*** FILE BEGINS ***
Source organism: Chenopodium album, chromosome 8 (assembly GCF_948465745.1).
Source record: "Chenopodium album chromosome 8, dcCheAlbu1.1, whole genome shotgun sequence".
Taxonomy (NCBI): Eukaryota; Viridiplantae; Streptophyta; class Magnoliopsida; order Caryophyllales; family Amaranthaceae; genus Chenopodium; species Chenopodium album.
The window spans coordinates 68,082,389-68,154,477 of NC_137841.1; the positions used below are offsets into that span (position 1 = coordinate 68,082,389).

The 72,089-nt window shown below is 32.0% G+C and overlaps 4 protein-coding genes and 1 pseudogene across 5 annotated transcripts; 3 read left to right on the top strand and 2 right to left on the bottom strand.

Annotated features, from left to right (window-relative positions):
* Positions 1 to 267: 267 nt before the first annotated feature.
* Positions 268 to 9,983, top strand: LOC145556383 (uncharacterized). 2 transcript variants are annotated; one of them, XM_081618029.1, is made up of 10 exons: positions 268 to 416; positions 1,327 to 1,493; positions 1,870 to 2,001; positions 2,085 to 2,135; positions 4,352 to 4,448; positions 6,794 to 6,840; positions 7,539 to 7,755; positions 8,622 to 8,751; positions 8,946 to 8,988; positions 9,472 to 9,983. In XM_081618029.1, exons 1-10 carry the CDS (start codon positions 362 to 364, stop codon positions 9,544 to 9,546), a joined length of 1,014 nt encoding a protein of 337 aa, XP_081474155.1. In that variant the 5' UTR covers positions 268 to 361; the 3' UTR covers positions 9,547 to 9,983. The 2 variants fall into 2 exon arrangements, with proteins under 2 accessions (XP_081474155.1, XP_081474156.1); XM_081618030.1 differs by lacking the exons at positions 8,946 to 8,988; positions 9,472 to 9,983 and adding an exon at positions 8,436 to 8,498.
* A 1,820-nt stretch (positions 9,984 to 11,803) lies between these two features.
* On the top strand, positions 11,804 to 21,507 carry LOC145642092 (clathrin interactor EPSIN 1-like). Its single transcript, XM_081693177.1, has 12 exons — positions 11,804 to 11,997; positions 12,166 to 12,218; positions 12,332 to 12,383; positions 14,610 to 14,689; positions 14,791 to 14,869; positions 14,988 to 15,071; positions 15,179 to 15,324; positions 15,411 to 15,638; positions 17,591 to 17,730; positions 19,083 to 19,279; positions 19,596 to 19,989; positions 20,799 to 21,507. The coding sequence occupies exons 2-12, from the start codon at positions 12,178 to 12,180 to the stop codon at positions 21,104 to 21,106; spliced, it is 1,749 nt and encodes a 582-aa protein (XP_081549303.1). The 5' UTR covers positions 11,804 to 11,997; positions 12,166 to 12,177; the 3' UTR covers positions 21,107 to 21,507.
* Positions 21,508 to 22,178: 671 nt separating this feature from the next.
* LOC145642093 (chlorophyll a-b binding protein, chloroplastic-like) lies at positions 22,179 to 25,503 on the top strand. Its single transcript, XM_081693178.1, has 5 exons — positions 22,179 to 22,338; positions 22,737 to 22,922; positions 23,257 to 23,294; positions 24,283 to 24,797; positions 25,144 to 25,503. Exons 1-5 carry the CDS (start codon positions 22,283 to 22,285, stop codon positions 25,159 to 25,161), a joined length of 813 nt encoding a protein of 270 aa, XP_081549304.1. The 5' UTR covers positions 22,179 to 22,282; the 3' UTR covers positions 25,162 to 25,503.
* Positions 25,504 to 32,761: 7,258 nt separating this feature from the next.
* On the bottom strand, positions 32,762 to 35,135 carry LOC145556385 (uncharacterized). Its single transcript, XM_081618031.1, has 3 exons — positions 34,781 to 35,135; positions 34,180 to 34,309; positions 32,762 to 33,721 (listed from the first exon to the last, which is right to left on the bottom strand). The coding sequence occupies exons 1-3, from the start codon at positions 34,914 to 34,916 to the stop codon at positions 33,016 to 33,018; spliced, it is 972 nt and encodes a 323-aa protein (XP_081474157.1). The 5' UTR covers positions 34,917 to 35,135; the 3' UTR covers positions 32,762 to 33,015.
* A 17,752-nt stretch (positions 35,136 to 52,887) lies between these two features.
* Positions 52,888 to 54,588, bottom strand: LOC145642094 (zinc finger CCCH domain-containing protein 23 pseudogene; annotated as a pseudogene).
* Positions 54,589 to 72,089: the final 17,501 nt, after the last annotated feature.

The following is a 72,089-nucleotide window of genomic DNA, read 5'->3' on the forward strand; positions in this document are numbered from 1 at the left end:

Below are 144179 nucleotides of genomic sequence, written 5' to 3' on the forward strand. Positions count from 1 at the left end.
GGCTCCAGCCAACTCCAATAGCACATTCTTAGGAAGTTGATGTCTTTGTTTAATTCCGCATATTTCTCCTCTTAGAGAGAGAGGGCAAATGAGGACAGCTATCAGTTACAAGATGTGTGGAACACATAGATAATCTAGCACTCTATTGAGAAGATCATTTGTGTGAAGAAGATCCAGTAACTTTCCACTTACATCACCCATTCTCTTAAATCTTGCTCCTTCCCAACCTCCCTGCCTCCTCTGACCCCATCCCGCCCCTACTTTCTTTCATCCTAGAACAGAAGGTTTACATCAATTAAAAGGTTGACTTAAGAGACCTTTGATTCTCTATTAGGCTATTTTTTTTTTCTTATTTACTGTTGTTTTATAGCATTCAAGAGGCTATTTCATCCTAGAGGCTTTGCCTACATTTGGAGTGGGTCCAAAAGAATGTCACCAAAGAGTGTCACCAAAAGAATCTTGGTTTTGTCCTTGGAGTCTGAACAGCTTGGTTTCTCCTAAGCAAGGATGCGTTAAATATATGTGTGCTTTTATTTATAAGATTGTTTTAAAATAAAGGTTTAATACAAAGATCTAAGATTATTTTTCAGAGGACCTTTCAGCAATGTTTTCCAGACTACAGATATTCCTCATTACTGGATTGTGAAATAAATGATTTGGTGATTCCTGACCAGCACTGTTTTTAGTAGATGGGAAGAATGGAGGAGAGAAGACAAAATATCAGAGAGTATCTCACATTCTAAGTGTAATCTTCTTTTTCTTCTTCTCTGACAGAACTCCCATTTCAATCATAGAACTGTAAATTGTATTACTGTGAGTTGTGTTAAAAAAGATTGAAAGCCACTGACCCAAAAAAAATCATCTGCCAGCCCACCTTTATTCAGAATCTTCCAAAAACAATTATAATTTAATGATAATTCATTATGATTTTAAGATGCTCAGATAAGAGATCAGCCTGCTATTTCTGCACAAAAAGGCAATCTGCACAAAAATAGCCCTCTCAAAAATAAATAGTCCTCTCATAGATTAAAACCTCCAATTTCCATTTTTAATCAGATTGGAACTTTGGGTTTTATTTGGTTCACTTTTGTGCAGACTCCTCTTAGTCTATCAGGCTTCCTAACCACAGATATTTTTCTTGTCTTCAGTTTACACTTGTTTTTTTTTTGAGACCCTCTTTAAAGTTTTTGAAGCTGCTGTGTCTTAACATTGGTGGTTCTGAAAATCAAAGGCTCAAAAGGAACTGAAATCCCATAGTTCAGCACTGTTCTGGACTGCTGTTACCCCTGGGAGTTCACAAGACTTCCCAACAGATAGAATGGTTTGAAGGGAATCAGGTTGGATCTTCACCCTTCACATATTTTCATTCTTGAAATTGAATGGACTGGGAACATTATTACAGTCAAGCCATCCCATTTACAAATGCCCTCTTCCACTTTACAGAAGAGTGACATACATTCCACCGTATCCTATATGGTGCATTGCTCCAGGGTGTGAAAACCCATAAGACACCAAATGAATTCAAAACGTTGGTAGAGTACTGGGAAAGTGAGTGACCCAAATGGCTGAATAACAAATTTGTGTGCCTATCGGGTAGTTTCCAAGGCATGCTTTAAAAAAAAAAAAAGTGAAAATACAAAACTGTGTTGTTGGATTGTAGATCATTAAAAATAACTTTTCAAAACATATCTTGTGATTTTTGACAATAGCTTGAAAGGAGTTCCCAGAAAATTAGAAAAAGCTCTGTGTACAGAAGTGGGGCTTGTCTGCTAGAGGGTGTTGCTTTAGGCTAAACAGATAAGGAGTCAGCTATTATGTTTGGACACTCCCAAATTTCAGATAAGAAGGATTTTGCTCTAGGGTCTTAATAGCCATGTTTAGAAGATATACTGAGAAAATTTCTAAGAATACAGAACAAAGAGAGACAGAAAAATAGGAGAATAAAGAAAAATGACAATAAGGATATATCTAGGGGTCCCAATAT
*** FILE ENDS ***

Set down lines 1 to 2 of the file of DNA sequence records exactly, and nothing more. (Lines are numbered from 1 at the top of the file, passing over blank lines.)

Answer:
Source organism: Chenopodium album, chromosome 8 (assembly GCF_948465745.1).
Source record: "Chenopodium album chromosome 8, dcCheAlbu1.1, whole genome shotgun sequence".